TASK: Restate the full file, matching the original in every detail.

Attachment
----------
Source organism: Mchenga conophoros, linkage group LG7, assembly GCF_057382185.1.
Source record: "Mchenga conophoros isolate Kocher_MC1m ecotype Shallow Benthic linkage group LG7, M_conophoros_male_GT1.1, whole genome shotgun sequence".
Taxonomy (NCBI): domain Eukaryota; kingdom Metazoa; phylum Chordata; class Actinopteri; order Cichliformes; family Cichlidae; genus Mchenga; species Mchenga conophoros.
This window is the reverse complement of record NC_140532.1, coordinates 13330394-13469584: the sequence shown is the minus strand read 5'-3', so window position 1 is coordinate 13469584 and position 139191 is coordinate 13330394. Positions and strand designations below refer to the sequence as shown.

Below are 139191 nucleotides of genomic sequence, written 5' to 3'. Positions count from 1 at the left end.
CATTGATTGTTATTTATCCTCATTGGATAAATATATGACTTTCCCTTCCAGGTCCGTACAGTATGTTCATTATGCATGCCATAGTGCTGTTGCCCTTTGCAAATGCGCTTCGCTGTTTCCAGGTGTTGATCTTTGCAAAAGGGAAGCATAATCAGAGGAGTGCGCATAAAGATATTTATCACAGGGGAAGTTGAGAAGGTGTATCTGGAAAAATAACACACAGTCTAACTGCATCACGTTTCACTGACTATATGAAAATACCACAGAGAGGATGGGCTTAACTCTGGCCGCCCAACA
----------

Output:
Source organism: Mchenga conophoros, linkage group LG7, assembly GCF_057382185.1.
Source record: "Mchenga conophoros isolate Kocher_MC1m ecotype Shallow Benthic linkage group LG7, M_conophoros_male_GT1.1, whole genome shotgun sequence".
Taxonomy (NCBI): domain Eukaryota; kingdom Metazoa; phylum Chordata; class Actinopteri; order Cichliformes; family Cichlidae; genus Mchenga; species Mchenga conophoros.
This window is the reverse complement of record NC_140532.1, coordinates 13330394-13469584: the sequence shown is the minus strand read 5'-3', so window position 1 is coordinate 13469584 and position 139191 is coordinate 13330394. Positions and strand designations below refer to the sequence as shown.

Below are 139191 nucleotides of genomic sequence, written 5' to 3'. Positions count from 1 at the left end.
CATTGATTGTTATTTATCCTCATTGGATAAATATATGACTTTCCCTTCCAGGTCCGTACAGTATGTTCATTATGCATGCCATAGTGCTGTTGCCCTTTGCAAATGCGCTTCGCTGTTTCCAGGTGTTGATCTTTGCAAAAGGGAAGCATAATCAGAGGAGTGCGCATAAAGATATTTATCACAGGGGAAGTTGAGAAGGTGTATCTGGAAAAATAACACACAGTCTAACTGCATCACGTTTCACTGACTATATGAAAATACCACAGAGAGGATGGGCTTAACTCTGGCCGCCCAACA